Accounting Principles Of Derivative Instruments

There are certain accounting principles of derivative instruments, which are taken care of by the FAS 133 or the Financial Accounting Standards Board Statement No.133. The article below highlights certain facts pertaining to the same.
The FAS 133 takes into account hedging activities in addition to the accounting methods of derivative instruments also. Derivative instruments are financial instruments or financial contracts, which have their values derived from values pertaining to underlying assets, also known as underliers. It may also be an underlying index.

These may include:
Indexes
Debt instruments
Interest rates
Commodities
Exchange rates
Equities

FAS or Financial Accounting Standards:
The FAS 133 or Financial Accounting Standards Board Statement No. 133 has been formulated for the accounting of hedging activities as well as derivative instruments. FAS 133 set reporting standards for accounting of derivative instruments. The derivative instruments also include few derivative instruments, which remain “embedded in other contracts”. They are referred to as embedded derivatives.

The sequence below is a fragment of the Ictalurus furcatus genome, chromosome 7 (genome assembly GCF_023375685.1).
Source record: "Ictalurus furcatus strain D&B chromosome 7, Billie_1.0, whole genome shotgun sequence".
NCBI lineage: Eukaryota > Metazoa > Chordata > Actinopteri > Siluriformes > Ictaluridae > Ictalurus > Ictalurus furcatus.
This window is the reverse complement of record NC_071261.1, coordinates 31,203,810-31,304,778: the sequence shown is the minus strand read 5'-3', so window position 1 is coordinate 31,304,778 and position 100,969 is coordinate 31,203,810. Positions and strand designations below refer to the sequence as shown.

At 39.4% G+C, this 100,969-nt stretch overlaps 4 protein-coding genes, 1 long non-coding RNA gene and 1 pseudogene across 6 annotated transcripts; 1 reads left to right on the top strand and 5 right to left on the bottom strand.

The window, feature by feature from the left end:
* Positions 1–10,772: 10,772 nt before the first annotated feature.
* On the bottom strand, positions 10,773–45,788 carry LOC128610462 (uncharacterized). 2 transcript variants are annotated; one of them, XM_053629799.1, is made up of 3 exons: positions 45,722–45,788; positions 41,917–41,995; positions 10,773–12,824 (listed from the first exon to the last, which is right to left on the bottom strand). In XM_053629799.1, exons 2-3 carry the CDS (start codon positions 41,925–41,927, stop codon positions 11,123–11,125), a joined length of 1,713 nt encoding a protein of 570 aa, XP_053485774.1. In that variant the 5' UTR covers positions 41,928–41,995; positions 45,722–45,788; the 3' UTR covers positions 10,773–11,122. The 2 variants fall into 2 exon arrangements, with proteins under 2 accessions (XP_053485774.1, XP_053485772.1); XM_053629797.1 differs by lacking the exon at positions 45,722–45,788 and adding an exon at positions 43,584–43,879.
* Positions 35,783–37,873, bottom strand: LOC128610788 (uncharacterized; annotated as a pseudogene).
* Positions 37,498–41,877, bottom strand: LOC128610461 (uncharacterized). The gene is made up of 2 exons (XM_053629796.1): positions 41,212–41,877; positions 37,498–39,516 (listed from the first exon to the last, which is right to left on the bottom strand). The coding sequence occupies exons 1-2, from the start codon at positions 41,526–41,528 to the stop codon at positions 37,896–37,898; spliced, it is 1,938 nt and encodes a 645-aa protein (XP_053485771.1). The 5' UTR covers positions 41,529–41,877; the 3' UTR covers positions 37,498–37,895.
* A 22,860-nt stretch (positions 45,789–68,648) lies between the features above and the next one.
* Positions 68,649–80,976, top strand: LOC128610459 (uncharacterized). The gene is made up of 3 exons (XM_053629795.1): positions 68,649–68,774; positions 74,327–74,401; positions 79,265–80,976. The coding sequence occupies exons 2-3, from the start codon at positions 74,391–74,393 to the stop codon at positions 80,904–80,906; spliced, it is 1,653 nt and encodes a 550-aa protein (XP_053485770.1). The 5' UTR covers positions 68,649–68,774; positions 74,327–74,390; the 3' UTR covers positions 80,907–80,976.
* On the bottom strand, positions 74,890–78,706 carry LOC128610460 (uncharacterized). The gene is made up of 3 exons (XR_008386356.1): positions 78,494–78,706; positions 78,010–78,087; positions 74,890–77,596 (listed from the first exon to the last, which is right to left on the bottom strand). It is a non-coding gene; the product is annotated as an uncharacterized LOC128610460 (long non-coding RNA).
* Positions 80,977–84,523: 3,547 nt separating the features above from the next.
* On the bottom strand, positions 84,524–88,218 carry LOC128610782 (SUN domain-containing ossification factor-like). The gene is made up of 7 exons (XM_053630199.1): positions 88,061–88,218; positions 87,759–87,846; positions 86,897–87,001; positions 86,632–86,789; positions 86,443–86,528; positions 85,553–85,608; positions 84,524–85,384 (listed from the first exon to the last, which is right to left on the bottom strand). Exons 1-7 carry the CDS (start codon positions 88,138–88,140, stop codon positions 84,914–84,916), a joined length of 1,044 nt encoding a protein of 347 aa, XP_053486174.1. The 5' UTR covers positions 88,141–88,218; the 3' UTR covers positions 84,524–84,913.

The following concepts make up the accounting principles of derivative instruments:

Balance sheet:

All derivatives should be recognized as either liabilities or assets by the entities in the financial position statement. The derivative instruments are to be measured at fair value.

Income statement:

The designation pertaining to the derivative instruments impact the income statement. A derivative instrument is not designated unless few requirements are fulfilled.

Designation of derivatives may be as under:
Fair Value Hedge
Foreign Currency Hedge
Cash Flow Hedge

Scope of the accounting principles of derivative instruments:

The Financial Accounting Standards Board Statement No.133 or FAS 133 accounting principles of derivative instruments is applicable to all financial institutions. There are certain non-profit organizations as well as certain pension benefit programs, which ought to consider alterations in fair value as change pertaining to net assets during a “period of change”. This is true for all derivatives.

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Last Updated on : 1st August 2013

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